Oral B's high-tech toothbrush has Bluetooth, gyroscopes, accelerometers, and cloud storage
Oral-B's Genius toothbrush will tap into your smartphone camera to watch you as you brush
Oral B’s next toothbrushing system will have accelerometers, gyroscopes, a Bluetooth link to a smartphone app, and cloud storage. Have they left anything out?
When the Oral-B Genius goes on sale in July, it will cost around $250. It brushes your teeth in much the same way as a $30 toothbrush from the same manufacturer - though it tries to make sure you haven’t missed a spot.
It’s a smart toothbrush—so smart, in fact, that with the help of a smartphone app it watches while you brush and tells you which bits could use a little more work. The brush handle contains gyroscopes, accelerometers and a Bluetooth connection to report its movement and orientation to the phone, which uses its camera to figure out where the brush head is in relation to your head.
At Mobile World Congress in Barcelona, the company invited visitors to try the brush out at its booth, under the watchful eye of dental professionals.
It was a slick operation, with four bathroom sinks each equipped with a smartphone and, when I visited shortly after lunch on Wednesday, a queue of people eager to clean their teeth.
A brush designed to provide around two weeks of normal use between charges (about 30 two-minute brushings) wouldn’t last long at a busy trade show, so the company had dozens of brushes on hand, sliding one into a fresh disposable plastic sleeve for each visitor and popping a new brush head on top.
With the Oral-B App in “Challenge” mode, I was invited to brush my teeth as I normally would, while the brush and app monitored where I was brushing.
I’m a somewhat slow and methodical brusher in adulthood (sadly, it wasn’t always this way), always following the same route and regularly finishing long after my $30 electric toothbrush, also an Oral-B, has buzzed to tell me my two minutes are up. It was no surprise, therefore, that before I had finished I was invited to stop brushing my teeth and see how I had scored.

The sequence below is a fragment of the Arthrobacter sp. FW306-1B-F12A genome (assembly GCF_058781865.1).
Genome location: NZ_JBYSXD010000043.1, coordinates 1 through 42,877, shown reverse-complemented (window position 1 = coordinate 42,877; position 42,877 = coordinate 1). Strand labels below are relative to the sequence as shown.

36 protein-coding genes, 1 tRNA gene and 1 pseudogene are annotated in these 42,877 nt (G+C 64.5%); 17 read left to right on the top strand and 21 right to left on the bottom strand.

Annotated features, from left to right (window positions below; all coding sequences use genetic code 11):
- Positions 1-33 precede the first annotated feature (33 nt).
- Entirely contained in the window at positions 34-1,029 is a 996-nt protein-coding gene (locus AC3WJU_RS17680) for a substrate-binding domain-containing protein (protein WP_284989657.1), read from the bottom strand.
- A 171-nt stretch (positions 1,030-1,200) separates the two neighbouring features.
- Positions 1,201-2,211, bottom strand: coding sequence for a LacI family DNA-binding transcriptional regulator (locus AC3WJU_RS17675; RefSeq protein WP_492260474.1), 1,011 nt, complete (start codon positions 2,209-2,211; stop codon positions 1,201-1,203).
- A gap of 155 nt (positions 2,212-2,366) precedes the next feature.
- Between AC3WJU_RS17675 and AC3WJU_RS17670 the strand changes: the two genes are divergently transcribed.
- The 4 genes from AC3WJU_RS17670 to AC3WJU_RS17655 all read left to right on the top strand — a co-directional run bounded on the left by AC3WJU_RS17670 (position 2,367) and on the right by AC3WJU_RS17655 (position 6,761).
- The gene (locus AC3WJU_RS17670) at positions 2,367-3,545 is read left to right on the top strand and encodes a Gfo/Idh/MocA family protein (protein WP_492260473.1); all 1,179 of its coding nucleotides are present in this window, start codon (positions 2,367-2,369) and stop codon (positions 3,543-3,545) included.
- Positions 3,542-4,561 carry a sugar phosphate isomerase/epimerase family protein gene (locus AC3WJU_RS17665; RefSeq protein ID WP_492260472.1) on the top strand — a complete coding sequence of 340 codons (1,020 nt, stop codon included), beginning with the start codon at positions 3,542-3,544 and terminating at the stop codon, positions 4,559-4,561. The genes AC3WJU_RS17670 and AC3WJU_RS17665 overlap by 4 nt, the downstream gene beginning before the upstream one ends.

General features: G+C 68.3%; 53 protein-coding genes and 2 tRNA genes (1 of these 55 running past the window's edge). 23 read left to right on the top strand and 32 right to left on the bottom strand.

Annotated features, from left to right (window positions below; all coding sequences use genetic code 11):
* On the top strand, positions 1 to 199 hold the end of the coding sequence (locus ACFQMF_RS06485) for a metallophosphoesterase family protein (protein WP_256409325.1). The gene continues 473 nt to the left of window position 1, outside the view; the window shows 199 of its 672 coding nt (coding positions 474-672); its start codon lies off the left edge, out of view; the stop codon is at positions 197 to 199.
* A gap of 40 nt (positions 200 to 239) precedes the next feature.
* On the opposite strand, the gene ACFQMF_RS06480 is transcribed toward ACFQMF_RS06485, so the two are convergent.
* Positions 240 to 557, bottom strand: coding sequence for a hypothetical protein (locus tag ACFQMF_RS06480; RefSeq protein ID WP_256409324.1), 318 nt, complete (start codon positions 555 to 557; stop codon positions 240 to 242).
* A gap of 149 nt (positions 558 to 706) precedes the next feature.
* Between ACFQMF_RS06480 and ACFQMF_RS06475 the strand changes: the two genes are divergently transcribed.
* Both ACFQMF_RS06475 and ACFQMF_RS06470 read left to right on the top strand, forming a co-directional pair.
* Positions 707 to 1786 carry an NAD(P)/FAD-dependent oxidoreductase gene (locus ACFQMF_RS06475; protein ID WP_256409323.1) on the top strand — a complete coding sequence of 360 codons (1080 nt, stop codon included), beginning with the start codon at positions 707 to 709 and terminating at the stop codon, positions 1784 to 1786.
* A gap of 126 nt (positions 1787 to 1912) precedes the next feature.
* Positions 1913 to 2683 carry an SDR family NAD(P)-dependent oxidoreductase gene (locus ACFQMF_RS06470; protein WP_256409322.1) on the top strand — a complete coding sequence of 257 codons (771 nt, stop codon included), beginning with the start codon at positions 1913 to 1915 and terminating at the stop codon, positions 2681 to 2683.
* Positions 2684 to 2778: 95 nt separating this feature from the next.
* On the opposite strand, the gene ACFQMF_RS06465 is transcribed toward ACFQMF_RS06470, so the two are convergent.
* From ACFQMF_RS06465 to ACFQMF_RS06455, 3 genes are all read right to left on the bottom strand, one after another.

The app then displayed a stylized picture of a mouth, highlighting how well it calculated different areas that had been cleaned.
It gave me an overall score of 54, which was fair, as I had only cleaned the teeth of my lower jaw and the backs of my upper incisors.
However, it was a little confused as to which teeth I had actually brushed: On the advice of my dentist, I start behind the lower incisors. I then work my way all around the lower jaw till I’m back where I started, but for the Genius app, I hadn’t cleaned my lower incisors at all. As far as it was concerned, though, my upper incisors were sparkling clean, front and back.
I drool as I brush, so I tend to hunch over the sink—all the more so when I’m trying not to drool on my jacket. This caused problems for the app, which on a couple of occasions asked me to keep my head still and look at the phone, so that may be how it lost track.
If your brushing technique is to roam around randomly, Roomba style, in the hope that you will eventually brush off all the crud, then having the Genius app try to keep track for you may be of some value, but if you have a routine and stick rigorously to it, then $250 may be a little too much to pay.
There’s more to the Genius brush than just the position tracking function, of course.
The handle contains pressure sensors which respond in three ways to help you clean your teeth without damaging them. At the first sign of overpressure, a warning light comes on. If you continue to press too hard, the motor will stop “pulsing,” lightening the impact on teeth and gums, and finally, the brush will switch to a slower, gentler cleaning mode until the pressure is released. The light came on a couple of times for me, a little less often than when using my brush at home.
There’s no doubt the Genius has some clever touches.
Figuring out how to use accelerometers to monitor its position while it kicks around at 30,000 vibrations per minute is no mean feat—although the task of filtering out that noise was made easier, said Oral B’s R&D group manager Frank Kressmann, because “We know the frequency of the motor.”
There’s an element of “gamification” to the experience, as the app records your performance each time you brush and lets you know how it compares to previous sessions, subtly encouraging you to do your best. When the Genius launches in July, it will be possible to upload your scores to the cloud, Kressmann said, but by default it will all stay on your phone.
The pressure warning light, which glows green by default and turns red when you press too hard, uses an RGB LED. That made it trivial to allow the app to change the default color, personalizing the brush for different users.
“The color of lighting is very emotional,” said Kressmann. “If you bond with the brush you are more likely to come back for the next brushing event.”
If you need a toothbrush that can outsmart you in order to get your teeth clean, then the Oral-B Genius may be worth the premium, but I will be sticking to my routine and my $30 classic model.